Clinton Plan Would Eliminate Racial, Ethnic Gap In Health
WASHINGTON (AllPolitics, Feb. 21) -- President Bill Clinton is asking Congress to devote $400 million over the next five years to eliminating racial and ethnic disparities by 2010 in key health areas, including infant deaths and diabetes.
The money would be used to assess current programs, improve data collection and assist local prevention programs, Clinton said Saturday during his weekly radio address.
"No matter what the reason, racial and ethnic disparities in health are unacceptable in a country that values equality and equal opportunity for all," Clinton said.
The plan also calls for establishing an outreach campaign to mobilize local communities, churches, physicians and nurses and other community-based programs to join the federal effort.
Though AIDS death rates are down and childhood immunization levels are at an all-time high, "we must not be blind to the alarming fact that too many Americans still do not share in the fruits of our progress," Clinton said.
"Nowhere are the divisions of race and ethnicity more sharply
drawn than in the health of our people."
Administration targets six areas
Newly installed Surgeon General David Satcher and former New York City Health Commissioner Peggy Hamburg are in charge of the project. Satcher told reporters he soon will announce the 30 communities chosen for participation.
The administration is targeting six areas in which there are stark differences in health statistics along racial lines:
- Infant mortality. Black children die in infancy at a rate 2.5 times higher than whites, and American Indian infants 1.5 times higher.
- Diabetes. Incidences of diabetes among Hispanics are twice the national average and three times above the national average for Native Americans. Black people report 70 percent higher rates of the disease than whites.
- Cancer screening and management. Black men under 65 are
diagnosed with prostate cancer at nearly twice the rate of white men; Vietnamese women get cervical cancer at nearly five times the rate of white women; and Latinos have two to three times the rate of stomach cancer reported by the rest of the population. Also, Chinese-Americans are four to five times as likely to have liver cancer than the population at large.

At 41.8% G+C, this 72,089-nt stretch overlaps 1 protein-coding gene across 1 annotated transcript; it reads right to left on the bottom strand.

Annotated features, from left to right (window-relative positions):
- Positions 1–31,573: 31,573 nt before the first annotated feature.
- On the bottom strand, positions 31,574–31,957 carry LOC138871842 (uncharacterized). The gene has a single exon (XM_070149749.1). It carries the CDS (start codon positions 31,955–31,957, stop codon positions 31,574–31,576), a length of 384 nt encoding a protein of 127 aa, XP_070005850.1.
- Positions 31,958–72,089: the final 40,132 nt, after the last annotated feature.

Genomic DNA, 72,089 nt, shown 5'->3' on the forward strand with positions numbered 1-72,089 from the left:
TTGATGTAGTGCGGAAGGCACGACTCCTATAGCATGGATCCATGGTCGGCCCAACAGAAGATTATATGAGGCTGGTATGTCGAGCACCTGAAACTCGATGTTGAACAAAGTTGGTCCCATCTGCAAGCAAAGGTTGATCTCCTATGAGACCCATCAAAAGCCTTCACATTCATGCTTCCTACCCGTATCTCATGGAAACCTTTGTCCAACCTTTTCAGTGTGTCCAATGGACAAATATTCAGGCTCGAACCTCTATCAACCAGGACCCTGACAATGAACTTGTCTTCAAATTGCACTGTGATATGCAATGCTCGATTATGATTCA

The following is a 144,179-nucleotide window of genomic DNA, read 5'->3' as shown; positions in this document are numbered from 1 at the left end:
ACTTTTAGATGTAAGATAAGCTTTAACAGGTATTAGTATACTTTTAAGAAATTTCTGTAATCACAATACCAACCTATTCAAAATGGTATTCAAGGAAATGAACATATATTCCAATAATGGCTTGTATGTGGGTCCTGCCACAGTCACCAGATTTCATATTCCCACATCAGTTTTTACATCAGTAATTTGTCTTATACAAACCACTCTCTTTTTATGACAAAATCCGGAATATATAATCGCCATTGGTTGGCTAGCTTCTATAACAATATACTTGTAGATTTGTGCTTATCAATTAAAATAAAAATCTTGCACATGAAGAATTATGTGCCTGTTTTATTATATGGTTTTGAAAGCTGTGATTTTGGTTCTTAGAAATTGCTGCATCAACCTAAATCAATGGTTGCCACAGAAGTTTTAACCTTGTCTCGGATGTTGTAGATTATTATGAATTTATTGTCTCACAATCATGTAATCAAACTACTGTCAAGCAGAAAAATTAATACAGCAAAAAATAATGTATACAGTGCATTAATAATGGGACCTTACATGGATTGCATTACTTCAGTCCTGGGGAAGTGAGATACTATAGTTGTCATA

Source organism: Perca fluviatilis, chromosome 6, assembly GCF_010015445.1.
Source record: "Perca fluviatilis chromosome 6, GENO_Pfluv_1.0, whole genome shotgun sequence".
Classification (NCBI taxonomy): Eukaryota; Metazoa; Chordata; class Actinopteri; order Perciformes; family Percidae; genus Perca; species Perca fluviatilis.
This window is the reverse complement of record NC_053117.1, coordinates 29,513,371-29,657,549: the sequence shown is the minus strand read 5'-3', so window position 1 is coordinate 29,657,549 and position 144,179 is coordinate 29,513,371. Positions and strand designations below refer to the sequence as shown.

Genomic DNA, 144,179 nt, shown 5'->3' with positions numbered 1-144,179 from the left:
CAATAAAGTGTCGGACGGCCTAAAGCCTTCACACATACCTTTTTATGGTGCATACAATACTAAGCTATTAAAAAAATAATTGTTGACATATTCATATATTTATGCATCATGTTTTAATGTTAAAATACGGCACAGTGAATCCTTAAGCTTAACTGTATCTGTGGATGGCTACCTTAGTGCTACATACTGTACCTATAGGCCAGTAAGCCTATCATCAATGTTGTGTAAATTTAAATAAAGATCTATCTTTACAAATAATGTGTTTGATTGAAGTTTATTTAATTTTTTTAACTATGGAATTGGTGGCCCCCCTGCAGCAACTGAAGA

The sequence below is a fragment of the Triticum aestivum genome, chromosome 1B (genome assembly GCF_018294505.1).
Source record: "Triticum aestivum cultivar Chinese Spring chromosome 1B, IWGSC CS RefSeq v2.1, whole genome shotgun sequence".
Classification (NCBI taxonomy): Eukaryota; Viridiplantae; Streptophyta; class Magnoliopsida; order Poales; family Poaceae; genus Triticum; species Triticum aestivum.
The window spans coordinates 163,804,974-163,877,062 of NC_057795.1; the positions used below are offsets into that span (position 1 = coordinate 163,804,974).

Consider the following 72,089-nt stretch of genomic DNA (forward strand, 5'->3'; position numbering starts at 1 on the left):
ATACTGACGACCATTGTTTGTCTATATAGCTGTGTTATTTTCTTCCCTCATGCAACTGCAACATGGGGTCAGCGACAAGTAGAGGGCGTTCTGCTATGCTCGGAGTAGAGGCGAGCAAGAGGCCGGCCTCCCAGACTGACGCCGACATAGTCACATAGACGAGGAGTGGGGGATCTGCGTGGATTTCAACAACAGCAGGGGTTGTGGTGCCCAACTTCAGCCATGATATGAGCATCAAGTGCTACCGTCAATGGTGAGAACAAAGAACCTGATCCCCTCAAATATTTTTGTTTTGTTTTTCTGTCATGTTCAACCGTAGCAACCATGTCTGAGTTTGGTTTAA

- Heart disease. Black men suffer from the condition at nearly twice the rate of white males.
- HIV/AIDS. Seventy-five percent of all AIDS cases among women and children are minority cases. And from 1995 to 1996, the overall death rate declined 23 percent, but among blacks, the death rate fell only 13 percent.
- Immunization. Just 20 percent of black adults get the vaccine for pneumonia, compared with 35 percent of white adults.
NAACP, several Hispanic groups support plan
Clinton's plan drew a broad cross-section of support from groups representing minorities, including the NAACP and several Hispanic organizations.
Clinton also announced that Grantmakers in Health, a coalition of more than 136 philanthropic foundations across the country, will join the effort.
Health and Human Services Secretary Donna Shalala emphasized the health goals would be measurable, and the administration would give annual progress reports.
The administration will also seek private-sector help,
She cited past projects where McDonald's printed childhood
immunization information on their restaurant tray liners, where Pampers diapers helped get the word out on children's health insurance and where Gerber baby foods did outreach about preventing Sudden Infant Death Syndrome.
"We can't wait for everybody in this country to get good health insurance," Shalala said. "When you really want to close a health care gap and you do not have a single health care system, you go to every part of the country and have everybody pull in the same direction."
The federal money would be divided between the 30 communities chosen to develop model outreach programs and the federal Centers for Disease C